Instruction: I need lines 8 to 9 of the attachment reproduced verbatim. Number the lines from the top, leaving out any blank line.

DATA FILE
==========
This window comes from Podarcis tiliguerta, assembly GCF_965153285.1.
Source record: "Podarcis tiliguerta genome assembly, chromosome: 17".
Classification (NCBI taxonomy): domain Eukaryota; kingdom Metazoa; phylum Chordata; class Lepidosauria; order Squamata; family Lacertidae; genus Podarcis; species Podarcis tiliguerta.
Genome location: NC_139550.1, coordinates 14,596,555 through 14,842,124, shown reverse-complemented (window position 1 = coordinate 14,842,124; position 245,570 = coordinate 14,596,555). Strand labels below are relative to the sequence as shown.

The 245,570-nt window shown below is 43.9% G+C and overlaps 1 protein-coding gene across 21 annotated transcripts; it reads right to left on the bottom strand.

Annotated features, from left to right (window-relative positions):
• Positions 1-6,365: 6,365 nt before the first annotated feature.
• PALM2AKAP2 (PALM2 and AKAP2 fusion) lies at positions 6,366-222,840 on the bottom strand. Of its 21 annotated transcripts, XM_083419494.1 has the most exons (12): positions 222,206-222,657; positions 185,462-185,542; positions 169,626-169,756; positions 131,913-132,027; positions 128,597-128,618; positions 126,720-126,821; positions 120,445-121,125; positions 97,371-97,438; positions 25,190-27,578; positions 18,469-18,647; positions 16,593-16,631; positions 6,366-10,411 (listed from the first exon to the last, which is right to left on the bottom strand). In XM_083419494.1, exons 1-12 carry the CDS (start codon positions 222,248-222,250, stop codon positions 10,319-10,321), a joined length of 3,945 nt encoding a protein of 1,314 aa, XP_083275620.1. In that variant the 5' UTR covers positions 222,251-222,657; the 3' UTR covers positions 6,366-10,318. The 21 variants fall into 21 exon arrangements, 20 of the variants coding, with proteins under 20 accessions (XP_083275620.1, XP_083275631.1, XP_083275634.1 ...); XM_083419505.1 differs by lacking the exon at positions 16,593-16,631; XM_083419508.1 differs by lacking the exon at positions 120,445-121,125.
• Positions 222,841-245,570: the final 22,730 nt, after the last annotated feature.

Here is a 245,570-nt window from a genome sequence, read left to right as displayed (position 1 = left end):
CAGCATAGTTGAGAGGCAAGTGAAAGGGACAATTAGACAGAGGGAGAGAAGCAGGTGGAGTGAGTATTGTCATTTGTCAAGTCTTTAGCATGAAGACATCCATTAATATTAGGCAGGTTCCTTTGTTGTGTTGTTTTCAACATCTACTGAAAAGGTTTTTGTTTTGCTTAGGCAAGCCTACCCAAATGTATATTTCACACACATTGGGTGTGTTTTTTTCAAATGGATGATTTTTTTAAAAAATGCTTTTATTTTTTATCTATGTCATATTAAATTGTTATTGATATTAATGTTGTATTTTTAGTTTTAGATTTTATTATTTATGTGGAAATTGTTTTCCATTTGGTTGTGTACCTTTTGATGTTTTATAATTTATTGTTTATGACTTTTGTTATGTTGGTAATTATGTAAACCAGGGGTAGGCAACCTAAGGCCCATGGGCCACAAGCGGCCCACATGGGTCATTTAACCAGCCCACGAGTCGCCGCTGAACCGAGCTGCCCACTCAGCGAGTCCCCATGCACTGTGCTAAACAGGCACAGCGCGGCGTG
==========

• PALM2AKAP2 (PALM2 and AKAP2 fusion) lies at positions 6,366-222,840 on the bottom strand. Of its 21 annotated transcripts, XM_083419494.1 has the most exons (12): positions 222,206-222,657; positions 185,462-185,542; positions 169,626-169,756; positions 131,913-132,027; positions 128,597-128,618; positions 126,720-126,821; positions 120,445-121,125; positions 97,371-97,438; positions 25,190-27,578; positions 18,469-18,647; positions 16,593-16,631; positions 6,366-10,411 (listed from the first exon to the last, which is right to left on the bottom strand). In XM_083419494.1, exons 1-12 carry the CDS (start codon positions 222,248-222,250, stop codon positions 10,319-10,321), a joined length of 3,945 nt encoding a protein of 1,314 aa, XP_083275620.1. In that variant the 5' UTR covers positions 222,251-222,657; the 3' UTR covers positions 6,366-10,318. The 21 variants fall into 21 exon arrangements, 20 of the variants coding, with proteins under 20 accessions (XP_083275620.1, XP_083275631.1, XP_083275634.1 ...); XM_083419505.1 differs by lacking the exon at positions 16,593-16,631; XM_083419508.1 differs by lacking the exon at positions 120,445-121,125.
• Positions 222,841-245,570: the final 22,730 nt, after the last annotated feature.